The number of MSL roles are on the rise. Pharma companies are rapidly increasing the numbers of MSLs to prepare the market for a product launch.
As KOLs are the top leaders in their field, they are often spread across the country, meaning that you will be travelling quite a bit using car, taxi, train and/or plane. The great thing is that you have that same independence and autonomy you had as a scientist. You plan your own trips, your own appointments, your flights and of course your great hotels. You will have in-depth discussions with top leaders on scientific and clinical discussion on the drug and the disease (that I so missed during my postdoc) and you feel you are able to almost directly influence patients’ lives. At night, you go out for dinner and meet up with your friends or colleagues while the company pays for your dinner (and a drink or two). Make sure you enjoy those nice moments, but be aware of the pharma 5. Gaining 5 kilos when you start in pharma (due to the overindulgence). And after your dinner with friends you retreat to your nice hotel for a good night sleep, to start next morning with a swim or a gym.
The number of MSL roles are on the rise. Pharma companies are rapidly increasing the numbers of MSLs to prepare the market for a product launch. The reason for this increase in MSL numbers is the fact that more drugs are coming to the market, more drugs target niche markets, and pharma companies want to engage physicians earlier in the drug development process, increasing the demand for MSLs.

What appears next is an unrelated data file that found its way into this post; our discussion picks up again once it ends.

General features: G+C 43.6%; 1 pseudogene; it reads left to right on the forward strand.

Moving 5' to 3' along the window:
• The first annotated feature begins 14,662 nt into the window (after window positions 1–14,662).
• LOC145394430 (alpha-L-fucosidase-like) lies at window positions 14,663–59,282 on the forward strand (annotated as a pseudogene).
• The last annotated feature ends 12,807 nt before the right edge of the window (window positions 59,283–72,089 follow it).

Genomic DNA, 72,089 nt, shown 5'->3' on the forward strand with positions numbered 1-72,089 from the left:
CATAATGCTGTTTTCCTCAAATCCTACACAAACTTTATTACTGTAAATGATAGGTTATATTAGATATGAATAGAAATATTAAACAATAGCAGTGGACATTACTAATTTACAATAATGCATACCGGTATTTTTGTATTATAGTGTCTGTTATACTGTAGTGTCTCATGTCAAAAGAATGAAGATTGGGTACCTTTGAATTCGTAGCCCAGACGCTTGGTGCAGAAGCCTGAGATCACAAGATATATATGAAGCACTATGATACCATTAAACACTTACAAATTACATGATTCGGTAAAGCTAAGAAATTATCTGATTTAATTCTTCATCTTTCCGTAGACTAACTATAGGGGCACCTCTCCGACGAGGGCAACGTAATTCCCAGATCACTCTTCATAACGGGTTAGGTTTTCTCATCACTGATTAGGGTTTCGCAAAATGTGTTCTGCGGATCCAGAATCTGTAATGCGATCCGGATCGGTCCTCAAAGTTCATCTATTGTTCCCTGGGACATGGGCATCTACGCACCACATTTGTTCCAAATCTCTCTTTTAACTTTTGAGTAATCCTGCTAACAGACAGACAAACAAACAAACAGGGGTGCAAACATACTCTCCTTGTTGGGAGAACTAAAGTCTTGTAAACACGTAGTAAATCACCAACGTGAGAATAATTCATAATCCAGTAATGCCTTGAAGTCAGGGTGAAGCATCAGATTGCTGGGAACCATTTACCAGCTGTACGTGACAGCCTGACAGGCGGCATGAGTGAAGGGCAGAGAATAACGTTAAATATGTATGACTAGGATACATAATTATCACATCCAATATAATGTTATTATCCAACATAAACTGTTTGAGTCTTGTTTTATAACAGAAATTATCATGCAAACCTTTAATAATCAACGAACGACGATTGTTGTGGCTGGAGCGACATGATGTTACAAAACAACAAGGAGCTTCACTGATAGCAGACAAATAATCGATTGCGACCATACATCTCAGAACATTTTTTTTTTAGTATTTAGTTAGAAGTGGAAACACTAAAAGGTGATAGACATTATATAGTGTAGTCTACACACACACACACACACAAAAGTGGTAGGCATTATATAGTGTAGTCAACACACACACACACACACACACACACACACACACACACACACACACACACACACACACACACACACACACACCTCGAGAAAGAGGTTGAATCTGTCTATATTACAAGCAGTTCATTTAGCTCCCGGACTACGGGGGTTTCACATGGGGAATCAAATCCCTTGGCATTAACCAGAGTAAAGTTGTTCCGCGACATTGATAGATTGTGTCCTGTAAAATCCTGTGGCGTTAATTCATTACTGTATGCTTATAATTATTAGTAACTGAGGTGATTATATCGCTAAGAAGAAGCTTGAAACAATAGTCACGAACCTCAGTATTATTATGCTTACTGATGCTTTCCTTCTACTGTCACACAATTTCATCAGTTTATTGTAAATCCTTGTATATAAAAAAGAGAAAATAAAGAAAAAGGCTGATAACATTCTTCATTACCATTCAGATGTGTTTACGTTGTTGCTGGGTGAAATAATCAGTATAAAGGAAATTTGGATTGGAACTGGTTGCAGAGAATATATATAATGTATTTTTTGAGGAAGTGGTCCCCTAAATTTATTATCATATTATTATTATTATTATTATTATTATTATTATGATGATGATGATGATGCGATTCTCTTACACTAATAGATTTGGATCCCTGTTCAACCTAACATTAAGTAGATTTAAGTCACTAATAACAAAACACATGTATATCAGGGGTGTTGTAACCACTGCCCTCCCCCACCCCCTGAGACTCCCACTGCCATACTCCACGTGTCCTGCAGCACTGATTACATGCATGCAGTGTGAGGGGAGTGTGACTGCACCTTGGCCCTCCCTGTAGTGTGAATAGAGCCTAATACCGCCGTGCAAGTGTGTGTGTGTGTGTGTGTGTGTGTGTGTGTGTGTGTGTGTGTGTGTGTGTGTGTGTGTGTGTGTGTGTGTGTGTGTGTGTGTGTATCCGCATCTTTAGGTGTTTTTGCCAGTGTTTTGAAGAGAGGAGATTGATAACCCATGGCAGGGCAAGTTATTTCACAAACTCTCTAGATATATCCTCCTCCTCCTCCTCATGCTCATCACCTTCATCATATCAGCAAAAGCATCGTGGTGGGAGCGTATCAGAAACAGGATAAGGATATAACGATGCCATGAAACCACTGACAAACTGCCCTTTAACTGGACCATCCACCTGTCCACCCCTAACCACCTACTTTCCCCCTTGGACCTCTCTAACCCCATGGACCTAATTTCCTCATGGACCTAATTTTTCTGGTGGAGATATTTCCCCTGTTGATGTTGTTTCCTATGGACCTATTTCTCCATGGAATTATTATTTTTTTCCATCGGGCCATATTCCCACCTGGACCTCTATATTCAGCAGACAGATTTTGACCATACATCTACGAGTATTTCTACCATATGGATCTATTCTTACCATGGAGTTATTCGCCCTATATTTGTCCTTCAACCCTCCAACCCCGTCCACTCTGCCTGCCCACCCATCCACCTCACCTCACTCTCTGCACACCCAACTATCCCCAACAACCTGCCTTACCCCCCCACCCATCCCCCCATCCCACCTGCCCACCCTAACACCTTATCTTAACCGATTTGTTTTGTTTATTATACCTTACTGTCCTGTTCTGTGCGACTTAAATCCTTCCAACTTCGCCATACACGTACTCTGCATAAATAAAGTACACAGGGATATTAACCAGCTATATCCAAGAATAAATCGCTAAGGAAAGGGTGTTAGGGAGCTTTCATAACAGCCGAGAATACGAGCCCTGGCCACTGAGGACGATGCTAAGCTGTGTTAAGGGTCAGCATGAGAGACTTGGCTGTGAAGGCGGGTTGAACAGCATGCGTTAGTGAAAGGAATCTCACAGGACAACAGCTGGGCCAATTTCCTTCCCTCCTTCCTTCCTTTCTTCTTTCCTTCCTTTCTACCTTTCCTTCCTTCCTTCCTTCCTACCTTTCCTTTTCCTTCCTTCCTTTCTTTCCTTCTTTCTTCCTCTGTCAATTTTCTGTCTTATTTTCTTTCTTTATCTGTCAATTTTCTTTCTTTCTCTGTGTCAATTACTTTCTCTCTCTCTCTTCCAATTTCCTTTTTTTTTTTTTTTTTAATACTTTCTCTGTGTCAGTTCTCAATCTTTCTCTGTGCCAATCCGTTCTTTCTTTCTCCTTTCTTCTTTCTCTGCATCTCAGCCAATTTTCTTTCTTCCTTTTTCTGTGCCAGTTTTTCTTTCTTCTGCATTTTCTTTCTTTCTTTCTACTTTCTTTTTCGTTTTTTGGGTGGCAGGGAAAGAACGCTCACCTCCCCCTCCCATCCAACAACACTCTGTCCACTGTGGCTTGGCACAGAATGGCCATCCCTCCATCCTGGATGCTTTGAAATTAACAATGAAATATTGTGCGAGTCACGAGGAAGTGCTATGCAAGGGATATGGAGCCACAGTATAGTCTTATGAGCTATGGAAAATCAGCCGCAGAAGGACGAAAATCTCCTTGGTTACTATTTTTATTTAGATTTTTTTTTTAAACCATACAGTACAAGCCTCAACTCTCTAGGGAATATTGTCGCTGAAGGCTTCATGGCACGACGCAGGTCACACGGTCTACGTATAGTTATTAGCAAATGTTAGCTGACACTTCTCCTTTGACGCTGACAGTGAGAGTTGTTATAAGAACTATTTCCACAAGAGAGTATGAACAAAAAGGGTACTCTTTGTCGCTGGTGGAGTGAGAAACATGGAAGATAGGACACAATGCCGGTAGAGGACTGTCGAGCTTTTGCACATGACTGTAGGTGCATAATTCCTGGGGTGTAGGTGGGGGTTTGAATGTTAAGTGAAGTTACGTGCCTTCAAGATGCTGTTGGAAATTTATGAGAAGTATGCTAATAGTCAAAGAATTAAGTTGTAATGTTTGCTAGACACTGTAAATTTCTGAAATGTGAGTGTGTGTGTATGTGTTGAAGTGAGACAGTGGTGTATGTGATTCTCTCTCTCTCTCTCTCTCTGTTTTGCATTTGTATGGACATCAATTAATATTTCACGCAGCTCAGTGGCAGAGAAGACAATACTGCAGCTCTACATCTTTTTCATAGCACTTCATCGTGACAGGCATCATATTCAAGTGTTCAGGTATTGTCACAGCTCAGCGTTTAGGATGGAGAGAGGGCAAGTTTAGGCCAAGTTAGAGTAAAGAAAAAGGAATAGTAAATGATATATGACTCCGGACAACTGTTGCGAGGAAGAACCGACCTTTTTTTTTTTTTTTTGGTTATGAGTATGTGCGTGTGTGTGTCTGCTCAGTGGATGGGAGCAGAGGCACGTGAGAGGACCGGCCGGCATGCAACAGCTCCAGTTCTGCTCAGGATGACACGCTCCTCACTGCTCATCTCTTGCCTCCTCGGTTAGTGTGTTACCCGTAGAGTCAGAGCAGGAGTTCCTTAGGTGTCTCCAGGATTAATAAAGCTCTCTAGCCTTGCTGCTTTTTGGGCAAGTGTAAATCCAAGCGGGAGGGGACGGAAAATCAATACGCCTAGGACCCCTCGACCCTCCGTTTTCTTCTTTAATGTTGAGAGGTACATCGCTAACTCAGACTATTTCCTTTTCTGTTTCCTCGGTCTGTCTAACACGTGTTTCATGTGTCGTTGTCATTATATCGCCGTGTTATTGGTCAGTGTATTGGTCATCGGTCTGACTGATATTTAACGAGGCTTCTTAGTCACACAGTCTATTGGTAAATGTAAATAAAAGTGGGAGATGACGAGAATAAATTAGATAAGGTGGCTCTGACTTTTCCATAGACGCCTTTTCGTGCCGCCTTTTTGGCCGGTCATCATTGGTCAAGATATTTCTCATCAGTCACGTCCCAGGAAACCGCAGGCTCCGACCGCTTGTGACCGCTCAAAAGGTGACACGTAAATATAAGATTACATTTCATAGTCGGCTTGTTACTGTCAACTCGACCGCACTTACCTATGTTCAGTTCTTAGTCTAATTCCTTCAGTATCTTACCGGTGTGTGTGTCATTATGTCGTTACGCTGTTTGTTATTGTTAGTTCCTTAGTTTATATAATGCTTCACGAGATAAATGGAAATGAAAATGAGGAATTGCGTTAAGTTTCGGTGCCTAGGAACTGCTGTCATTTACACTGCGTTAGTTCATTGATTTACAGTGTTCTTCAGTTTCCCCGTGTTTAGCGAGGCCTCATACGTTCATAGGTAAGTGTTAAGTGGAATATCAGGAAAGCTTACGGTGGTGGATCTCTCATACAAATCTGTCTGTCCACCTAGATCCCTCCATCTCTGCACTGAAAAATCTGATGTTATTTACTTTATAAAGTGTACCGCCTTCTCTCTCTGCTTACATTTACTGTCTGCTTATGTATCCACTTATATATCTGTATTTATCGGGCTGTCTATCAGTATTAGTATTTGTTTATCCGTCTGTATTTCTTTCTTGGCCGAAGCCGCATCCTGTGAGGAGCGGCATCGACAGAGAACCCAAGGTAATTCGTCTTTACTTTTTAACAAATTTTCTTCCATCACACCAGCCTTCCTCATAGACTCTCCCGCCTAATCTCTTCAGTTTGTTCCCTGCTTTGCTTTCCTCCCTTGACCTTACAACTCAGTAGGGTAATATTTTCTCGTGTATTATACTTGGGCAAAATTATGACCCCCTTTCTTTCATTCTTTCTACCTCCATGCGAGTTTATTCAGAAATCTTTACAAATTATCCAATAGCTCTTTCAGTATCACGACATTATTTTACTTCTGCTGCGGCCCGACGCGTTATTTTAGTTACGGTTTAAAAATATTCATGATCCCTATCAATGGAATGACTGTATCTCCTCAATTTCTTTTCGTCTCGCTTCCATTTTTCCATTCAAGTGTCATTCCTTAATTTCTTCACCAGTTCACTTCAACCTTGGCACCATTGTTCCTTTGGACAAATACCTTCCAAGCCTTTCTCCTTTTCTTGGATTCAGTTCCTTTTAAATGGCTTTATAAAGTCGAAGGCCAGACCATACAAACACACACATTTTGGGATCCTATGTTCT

Before the drug is approved by the regulators the drug can not be prescribed by the doctor and therefore there is no sales team present. This is the sole working space of the MSL where one will have high level scientific and clinical discussions to better understand the market, and build the scientific relationships, so that when the product is approved, the sales team can have a perfect drug launch. Having a scientific degree and strong personal and communication skills is therefore essential to break into the MSL role. Because of the highly scientific nature of the MSL job without you having to directly sell anything, the MSL role has become THE job of choice for PhDs/postdocs wanting to leave academia and enjoying talking science for a (very well paid) living.
The combination of being a disease expert, reading clinical papers, discussing the science with top clinicians in the field, having that autonomy in your role and being able to travel a bit (across the globe to international conferences) was for me the ideal science job outside academia, while at the same time being able to influence how patients are being treated and will be treated in the future with the most innovative drugs on the market.
Dr Martijn Bijker, PhD
Founder of the online MSL training company “from SCIENCE to PHARMA”
Nature interview about the MSL landscape
This was a guest contribution from Dr. Martijn Bijker, founder of “from SCIENCE to PHARMA”, a company specialised in training scientists to transition into an MSL career in pharma. As reader of our blog/ seminar participant, you can use the discount code “Germany123” to receive a 10% discount on his online training course. This coupon will always work (even when the enrolment to the course has been closed).